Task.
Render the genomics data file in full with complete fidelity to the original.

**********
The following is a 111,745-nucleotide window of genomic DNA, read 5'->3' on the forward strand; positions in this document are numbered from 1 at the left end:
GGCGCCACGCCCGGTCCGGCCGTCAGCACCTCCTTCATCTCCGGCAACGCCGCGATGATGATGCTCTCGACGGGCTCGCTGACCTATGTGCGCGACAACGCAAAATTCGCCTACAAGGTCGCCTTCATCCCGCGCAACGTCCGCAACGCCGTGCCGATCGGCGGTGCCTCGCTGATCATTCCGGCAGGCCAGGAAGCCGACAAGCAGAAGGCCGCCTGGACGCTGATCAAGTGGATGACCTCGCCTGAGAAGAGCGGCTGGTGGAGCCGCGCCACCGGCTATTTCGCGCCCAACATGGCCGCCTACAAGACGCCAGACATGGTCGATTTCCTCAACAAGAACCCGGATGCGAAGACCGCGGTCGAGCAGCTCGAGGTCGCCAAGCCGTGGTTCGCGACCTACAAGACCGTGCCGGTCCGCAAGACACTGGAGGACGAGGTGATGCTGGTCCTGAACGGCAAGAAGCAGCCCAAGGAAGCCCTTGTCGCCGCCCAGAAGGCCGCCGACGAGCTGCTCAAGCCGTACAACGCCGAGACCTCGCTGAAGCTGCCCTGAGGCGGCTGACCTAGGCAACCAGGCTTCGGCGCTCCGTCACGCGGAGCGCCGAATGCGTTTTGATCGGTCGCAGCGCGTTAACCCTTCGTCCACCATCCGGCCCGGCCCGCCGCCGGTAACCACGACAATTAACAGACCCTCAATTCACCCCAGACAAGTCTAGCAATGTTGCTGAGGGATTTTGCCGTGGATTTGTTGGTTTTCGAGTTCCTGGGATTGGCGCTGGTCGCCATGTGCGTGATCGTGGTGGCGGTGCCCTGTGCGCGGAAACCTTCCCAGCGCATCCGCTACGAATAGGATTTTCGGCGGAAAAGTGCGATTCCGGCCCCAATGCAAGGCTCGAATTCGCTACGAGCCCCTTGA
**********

The following is a 111,745-nucleotide window of genomic DNA, read 5'->3' on the forward strand; positions in this document are numbered from 1 at the left end:
GGCGCCACGCCCGGTCCGGCCGTCAGCACCTCCTTCATCTCCGGCAACGCCGCGATGATGATGCTCTCGACGGGCTCGCTGACCTATGTGCGCGACAACGCAAAATTCGCCTACAAGGTCGCCTTCATCCCGCGCAACGTCCGCAACGCCGTGCCGATCGGCGGTGCCTCGCTGATCATTCCGGCAGGCCAGGAAGCCGACAAGCAGAAGGCCGCCTGGACGCTGATCAAGTGGATGACCTCGCCTGAGAAGAGCGGCTGGTGGAGCCGCGCCACCGGCTATTTCGCGCCCAACATGGCCGCCTACAAGACGCCAGACATGGTCGATTTCCTCAACAAGAACCCGGATGCGAAGACCGCGGTCGAGCAGCTCGAGGTCGCCAAGCCGTGGTTCGCGACCTACAAGACCGTGCCGGTCCGCAAGACACTGGAGGACGAGGTGATGCTGGTCCTGAACGGCAAGAAGCAGCCCAAGGAAGCCCTTGTCGCCGCCCAGAAGGCCGCCGACGAGCTGCTCAAGCCGTACAACGCCGAGACCTCGCTGAAGCTGCCCTGAGGCGGCTGACCTAGGCAACCAGGCTTCGGCGCTCCGTCACGCGGAGCGCCGAATGCGTTTTGATCGGTCGCAGCGCGTTAACCCTTCGTCCACCATCCGGCCCGGCCCGCCGCCGGTAACCACGACAATTAACAGACCCTCAATTCACCCCAGACAAGTCTAGCAATGTTGCTGAGGGATTTTGCCGTGGATTTGTTGGTTTTCGAGTTCCTGGGATTGGCGCTGGTCGCCATGTGCGTGATCGTGGTGGCGGTGCCCTGTGCGCGGAAACCTTCCCAGCGCATCCGCTACGAATAGGATTTTCGGCGGAAAAGTGCGATTCCGGCCCCAATGCAAGGCTCGAATTCGCTACGAGCCCCTTGA